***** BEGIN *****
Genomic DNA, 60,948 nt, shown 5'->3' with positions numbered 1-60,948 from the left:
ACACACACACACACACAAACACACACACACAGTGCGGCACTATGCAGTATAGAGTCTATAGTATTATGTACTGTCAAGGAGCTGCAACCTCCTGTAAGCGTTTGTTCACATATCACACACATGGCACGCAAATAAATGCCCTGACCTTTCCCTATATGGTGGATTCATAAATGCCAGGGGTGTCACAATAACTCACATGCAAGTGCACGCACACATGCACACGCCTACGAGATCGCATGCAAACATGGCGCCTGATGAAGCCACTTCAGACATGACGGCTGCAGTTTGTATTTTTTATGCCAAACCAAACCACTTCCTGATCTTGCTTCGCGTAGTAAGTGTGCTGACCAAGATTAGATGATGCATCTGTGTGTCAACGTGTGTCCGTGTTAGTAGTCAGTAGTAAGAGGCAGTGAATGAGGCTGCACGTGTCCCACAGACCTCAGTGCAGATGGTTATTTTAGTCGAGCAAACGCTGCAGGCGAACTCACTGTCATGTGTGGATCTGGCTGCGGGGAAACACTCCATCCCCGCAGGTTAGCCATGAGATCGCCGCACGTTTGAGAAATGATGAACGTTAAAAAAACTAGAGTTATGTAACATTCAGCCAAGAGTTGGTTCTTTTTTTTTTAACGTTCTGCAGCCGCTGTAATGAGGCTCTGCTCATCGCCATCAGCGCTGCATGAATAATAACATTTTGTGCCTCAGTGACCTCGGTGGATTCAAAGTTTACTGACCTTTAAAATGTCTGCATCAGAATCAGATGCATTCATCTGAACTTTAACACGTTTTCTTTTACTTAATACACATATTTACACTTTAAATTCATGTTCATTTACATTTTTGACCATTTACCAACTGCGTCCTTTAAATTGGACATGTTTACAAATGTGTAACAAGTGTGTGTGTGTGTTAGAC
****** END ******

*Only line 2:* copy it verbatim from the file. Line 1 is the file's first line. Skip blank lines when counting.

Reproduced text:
ACACACACACACACACAAACACACACACACAGTGCGGCACTATGCAGTATAGAGTCTATAGTATTATGTACTGTCAAGGAGCTGCAACCTCCTGTAAGCGTTTGTTCACATATCACACACATGGCACGCAAATAAATGCCCTGACCTTTCCCTATATGGTGGATTCATAAATGCCAGGGGTGTCACAATAACTCACATGCAAGTGCACGCACACATGCACACGCCTACGAGATCGCATGCAAACATGGCGCCTGATGAAGCCACTTCAGACATGACGGCTGCAGTTTGTATTTTTTATGCCAAACCAAACCACTTCCTGATCTTGCTTCGCGTAGTAAGTGTGCTGACCAAGATTAGATGATGCATCTGTGTGTCAACGTGTGTCCGTGTTAGTAGTCAGTAGTAAGAGGCAGTGAATGAGGCTGCACGTGTCCCACAGACCTCAGTGCAGATGGTTATTTTAGTCGAGCAAACGCTGCAGGCGAACTCACTGTCATGTGTGGATCTGGCTGCGGGGAAACACTCCATCCCCGCAGGTTAGCCATGAGATCGCCGCACGTTTGAGAAATGATGAACGTTAAAAAAACTAGAGTTATGTAACATTCAGCCAAGAGTTGGTTCTTTTTTTTTTAACGTTCTGCAGCCGCTGTAATGAGGCTCTGCTCATCGCCATCAGCGCTGCATGAATAATAACATTTTGTGCCTCAGTGACCTCGGTGGATTCAAAGTTTACTGACCTTTAAAATGTCTGCATCAGAATCAGATGCATTCATCTGAACTTTAACACGTTTTCTTTTACTTAATACACATATTTACACTTTAAATTCATGTTCATTTACATTTTTGACCATTTACCAACTGCGTCCTTTAAATTGGACATGTTTACAAATGTGTAACAAGTGTGTGTGTGTGTTAGAC